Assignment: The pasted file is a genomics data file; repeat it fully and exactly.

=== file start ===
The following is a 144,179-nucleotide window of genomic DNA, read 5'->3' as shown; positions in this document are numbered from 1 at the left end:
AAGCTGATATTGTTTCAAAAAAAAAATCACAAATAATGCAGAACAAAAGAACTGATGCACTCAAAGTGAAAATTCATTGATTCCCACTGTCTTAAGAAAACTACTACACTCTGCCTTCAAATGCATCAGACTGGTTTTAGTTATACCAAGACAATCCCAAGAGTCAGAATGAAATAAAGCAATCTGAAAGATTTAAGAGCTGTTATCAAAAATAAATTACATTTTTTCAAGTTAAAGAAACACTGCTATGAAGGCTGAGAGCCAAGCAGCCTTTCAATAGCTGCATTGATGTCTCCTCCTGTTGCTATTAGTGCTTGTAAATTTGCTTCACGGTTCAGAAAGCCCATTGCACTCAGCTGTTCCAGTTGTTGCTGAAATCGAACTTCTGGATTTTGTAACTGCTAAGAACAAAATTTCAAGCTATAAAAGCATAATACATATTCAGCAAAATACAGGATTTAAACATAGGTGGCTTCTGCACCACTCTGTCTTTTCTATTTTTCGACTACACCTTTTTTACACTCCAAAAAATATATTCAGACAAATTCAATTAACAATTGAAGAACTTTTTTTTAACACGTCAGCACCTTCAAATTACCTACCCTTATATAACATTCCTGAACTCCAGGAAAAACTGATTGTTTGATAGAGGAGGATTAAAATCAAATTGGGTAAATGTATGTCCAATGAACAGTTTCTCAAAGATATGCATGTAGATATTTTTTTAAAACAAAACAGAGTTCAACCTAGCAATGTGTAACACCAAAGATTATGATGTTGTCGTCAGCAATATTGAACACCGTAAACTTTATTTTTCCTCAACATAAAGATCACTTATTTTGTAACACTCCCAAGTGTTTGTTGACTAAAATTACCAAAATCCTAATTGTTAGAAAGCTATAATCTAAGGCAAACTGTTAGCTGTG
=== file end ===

The following is a 144,179-nucleotide window of genomic DNA, read 5'->3' as shown; positions in this document are numbered from 1 at the left end:
AAGCTGATATTGTTTCAAAAAAAAAATCACAAATAATGCAGAACAAAAGAACTGATGCACTCAAAGTGAAAATTCATTGATTCCCACTGTCTTAAGAAAACTACTACACTCTGCCTTCAAATGCATCAGACTGGTTTTAGTTATACCAAGACAATCCCAAGAGTCAGAATGAAATAAAGCAATCTGAAAGATTTAAGAGCTGTTATCAAAAATAAATTACATTTTTTCAAGTTAAAGAAACACTGCTATGAAGGCTGAGAGCCAAGCAGCCTTTCAATAGCTGCATTGATGTCTCCTCCTGTTGCTATTAGTGCTTGTAAATTTGCTTCACGGTTCAGAAAGCCCATTGCACTCAGCTGTTCCAGTTGTTGCTGAAATCGAACTTCTGGATTTTGTAACTGCTAAGAACAAAATTTCAAGCTATAAAAGCATAATACATATTCAGCAAAATACAGGATTTAAACATAGGTGGCTTCTGCACCACTCTGTCTTTTCTATTTTTCGACTACACCTTTTTTACACTCCAAAAAATATATTCAGACAAATTCAATTAACAATTGAAGAACTTTTTTTTAACACGTCAGCACCTTCAAATTACCTACCCTTATATAACATTCCTGAACTCCAGGAAAAACTGATTGTTTGATAGAGGAGGATTAAAATCAAATTGGGTAAATGTATGTCCAATGAACAGTTTCTCAAAGATATGCATGTAGATATTTTTTTAAAACAAAACAGAGTTCAACCTAGCAATGTGTAACACCAAAGATTATGATGTTGTCGTCAGCAATATTGAACACCGTAAACTTTATTTTTCCTCAACATAAAGATCACTTATTTTGTAACACTCCCAAGTGTTTGTTGACTAAAATTACCAAAATCCTAATTGTTAGAAAGCTATAATCTAAGGCAAACTGTTAGCTGTG